The best way to give someone golf advice without annoying them

Golf playing partners

We’ve all played those rounds with a buddy who can’t seem to get it going. Every shot is a bad one, and they’re struggling to have fun. The easiest fix for them to go get a lesson, but when you’re halfway through a round, that’s not much help. What’s the best way to give them some advice that might help them, without annoying them? Enter GOLF’s resident mid-handicaps, who are here to offer some helpful advice, golfer-to-golfer.

1. Wait for them to ask you

Tim Reilly, (11.4 handicap): No one likes the playing partner who gives unsolicited advice about every little thing wrong with your golf game. That’s too much, and too many swing thoughts. I’m not looking to have a mid-round lesson.

If there’s something just egregiously wrong with my swing and you can sense I’m just not comprehending it, I’m all ears. For the most part, I prefer playing partners to wait for me to ask for help. That’s when I’m truly ready to listen.

(Also, you have to be a better golfer than me or your advice is going in one ear and out the other).

2. Keep it quick

Josh Berhow, (17.1 handicap): Here’s one important thing to know about bogey golfers: Many of them — myself included! — were once much better than their current form (or at least swear they were), so they are a proud bunch.

Don’t give us a tip unless we ask for it, or you feel like you can do it in a subtle way without getting us even more upset after our latest slice into the woods. If you are going to give a tip, don’t be condescending, and make it quick, unless it’s after the round. Oh, and make sure you are better than us.

We don’t need or want your advice after you just four-putted for a 104.

3. Wait until after they hit their shot

James Colgan, (17.2 handicap): The ONLY ways to give advice without being obnoxious are to either 1) wait until someone asks for it or 2) be a really good golfer (we’re talking a scratch or plus-handicap).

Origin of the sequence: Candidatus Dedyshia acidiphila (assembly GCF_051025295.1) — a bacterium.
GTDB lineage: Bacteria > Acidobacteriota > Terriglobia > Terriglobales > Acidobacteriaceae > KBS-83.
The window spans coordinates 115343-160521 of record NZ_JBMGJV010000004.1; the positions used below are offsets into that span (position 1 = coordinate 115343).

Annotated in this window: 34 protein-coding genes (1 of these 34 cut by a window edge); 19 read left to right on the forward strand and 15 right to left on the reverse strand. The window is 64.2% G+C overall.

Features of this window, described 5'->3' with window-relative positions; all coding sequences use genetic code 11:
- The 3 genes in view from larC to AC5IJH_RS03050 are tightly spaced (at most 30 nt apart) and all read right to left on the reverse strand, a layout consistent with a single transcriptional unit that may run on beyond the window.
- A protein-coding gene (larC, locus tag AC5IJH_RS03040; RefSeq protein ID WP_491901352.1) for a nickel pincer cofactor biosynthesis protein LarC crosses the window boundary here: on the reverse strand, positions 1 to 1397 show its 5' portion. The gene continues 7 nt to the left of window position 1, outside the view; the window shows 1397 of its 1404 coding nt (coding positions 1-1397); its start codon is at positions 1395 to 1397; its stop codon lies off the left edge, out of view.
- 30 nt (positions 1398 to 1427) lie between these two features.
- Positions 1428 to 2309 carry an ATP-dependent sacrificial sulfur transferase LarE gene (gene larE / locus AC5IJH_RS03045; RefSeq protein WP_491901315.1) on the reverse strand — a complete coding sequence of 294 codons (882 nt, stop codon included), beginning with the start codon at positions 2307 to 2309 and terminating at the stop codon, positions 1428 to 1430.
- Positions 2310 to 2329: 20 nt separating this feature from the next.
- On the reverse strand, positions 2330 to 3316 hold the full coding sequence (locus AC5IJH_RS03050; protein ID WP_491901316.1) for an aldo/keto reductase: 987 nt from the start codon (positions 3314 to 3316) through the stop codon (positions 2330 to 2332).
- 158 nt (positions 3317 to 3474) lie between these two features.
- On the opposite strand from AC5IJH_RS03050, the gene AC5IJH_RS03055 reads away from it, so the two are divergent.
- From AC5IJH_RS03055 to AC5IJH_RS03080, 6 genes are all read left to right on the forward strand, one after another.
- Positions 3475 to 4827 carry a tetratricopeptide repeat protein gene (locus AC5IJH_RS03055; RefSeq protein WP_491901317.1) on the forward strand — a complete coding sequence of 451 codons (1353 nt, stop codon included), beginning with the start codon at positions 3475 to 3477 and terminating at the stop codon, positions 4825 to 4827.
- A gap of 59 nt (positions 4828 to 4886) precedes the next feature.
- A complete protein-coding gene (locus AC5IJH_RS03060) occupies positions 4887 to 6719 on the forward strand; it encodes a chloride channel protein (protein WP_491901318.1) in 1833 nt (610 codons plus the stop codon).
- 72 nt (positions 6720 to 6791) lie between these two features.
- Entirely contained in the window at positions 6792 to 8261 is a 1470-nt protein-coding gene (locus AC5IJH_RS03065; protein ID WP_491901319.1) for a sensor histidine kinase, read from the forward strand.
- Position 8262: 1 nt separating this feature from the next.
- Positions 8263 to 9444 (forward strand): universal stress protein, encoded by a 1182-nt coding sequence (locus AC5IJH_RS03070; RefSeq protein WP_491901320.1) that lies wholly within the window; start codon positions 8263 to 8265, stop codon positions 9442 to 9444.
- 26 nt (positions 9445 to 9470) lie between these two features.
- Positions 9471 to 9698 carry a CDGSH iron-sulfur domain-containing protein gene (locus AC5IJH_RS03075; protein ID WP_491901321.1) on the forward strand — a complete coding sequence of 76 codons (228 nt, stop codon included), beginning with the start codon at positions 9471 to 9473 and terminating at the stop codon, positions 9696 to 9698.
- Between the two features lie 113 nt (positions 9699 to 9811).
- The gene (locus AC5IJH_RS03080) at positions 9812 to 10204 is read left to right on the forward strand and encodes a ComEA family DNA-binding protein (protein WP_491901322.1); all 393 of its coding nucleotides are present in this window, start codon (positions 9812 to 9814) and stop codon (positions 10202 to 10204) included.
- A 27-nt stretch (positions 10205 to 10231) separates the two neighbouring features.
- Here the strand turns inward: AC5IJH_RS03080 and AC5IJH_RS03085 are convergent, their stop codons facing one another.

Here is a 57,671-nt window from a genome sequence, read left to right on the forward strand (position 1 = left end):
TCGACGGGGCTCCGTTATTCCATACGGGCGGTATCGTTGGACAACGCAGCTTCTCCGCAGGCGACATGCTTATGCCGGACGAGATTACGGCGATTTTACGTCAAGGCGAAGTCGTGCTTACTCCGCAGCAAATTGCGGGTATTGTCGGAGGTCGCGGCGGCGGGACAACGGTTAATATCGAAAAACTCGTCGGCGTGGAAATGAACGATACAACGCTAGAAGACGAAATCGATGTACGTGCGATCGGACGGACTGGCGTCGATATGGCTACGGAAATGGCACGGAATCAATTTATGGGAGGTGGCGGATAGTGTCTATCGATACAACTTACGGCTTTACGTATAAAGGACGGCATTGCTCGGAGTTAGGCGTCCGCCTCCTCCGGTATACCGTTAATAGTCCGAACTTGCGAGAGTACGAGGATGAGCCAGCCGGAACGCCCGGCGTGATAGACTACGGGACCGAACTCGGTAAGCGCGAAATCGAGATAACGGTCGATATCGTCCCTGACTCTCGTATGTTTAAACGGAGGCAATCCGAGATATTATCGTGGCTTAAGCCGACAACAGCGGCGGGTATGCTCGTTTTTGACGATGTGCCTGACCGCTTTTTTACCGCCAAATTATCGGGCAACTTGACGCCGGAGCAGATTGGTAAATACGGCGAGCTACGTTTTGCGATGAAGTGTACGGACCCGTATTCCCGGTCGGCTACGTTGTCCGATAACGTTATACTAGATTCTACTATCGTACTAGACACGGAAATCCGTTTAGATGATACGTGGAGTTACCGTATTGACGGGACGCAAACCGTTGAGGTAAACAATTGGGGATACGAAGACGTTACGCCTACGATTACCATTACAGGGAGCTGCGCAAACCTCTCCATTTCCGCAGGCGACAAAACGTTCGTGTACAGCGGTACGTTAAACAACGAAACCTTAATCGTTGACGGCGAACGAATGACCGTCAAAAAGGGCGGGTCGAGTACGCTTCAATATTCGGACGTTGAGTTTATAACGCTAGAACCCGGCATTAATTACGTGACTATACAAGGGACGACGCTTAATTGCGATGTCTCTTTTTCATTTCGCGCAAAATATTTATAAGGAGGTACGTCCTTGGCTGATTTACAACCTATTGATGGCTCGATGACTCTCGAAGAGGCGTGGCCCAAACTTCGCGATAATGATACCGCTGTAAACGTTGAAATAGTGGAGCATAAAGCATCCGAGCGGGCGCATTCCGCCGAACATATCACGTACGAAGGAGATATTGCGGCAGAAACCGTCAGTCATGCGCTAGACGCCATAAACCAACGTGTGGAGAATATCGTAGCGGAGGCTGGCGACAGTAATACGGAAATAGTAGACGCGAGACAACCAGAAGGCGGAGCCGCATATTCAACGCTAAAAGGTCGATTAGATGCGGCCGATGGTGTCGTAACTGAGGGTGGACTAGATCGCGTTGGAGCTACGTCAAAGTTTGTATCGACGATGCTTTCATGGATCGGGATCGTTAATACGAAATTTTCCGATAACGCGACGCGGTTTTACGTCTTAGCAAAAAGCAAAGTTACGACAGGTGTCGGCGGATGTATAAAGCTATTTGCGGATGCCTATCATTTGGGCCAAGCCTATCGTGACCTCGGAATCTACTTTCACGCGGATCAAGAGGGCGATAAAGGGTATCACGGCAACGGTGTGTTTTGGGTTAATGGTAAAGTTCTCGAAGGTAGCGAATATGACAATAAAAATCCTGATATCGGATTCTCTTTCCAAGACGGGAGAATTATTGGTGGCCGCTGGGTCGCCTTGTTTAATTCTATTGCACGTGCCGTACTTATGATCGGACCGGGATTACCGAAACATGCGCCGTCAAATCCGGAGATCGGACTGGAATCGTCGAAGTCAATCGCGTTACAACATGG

If you’re in neither of those categories but notice something very wrong (and easily fixable) in someone’s swing, I’m a big supporter of waiting until your struggling buddy has taken his shot and then saying, “hey, hit another one and try doing this differently.”

This way, you’re not penalizing anyone for a mishit and still giving an opportunity to fix the game.

Tim Reilly

Golf.com Photographer

Reilly is GOLF’s social-media editor. In September 2017, he took over the reins to the brand’s Twitter, Facebook and Instagram pages. He manages GOLF’s short- and long-term social strategy and produces social video content. Beyond the social space, he contributes to GOLF.com and GOLF Magazine as a writer. His ranking of the best golf scenes in Seinfeld is his magnum opus.

Josh_Berhow_webheadshot.jpg

Golf.com Editor

Berhow is the managing editor at GOLF.com, the site’s primary homepage editor and the edit team’s on-site lead during major-tournament weeks. He plans the site’s daily coverage, marquee story placement and long-term content rollout for magazine pieces and special projects. He writes for both the website and magazine, edits and assigns stories. Berhow also contributes to podcasts and appears on camera for a variety of digital programming. The Minnesota native attended Minnesota State in Mankato.

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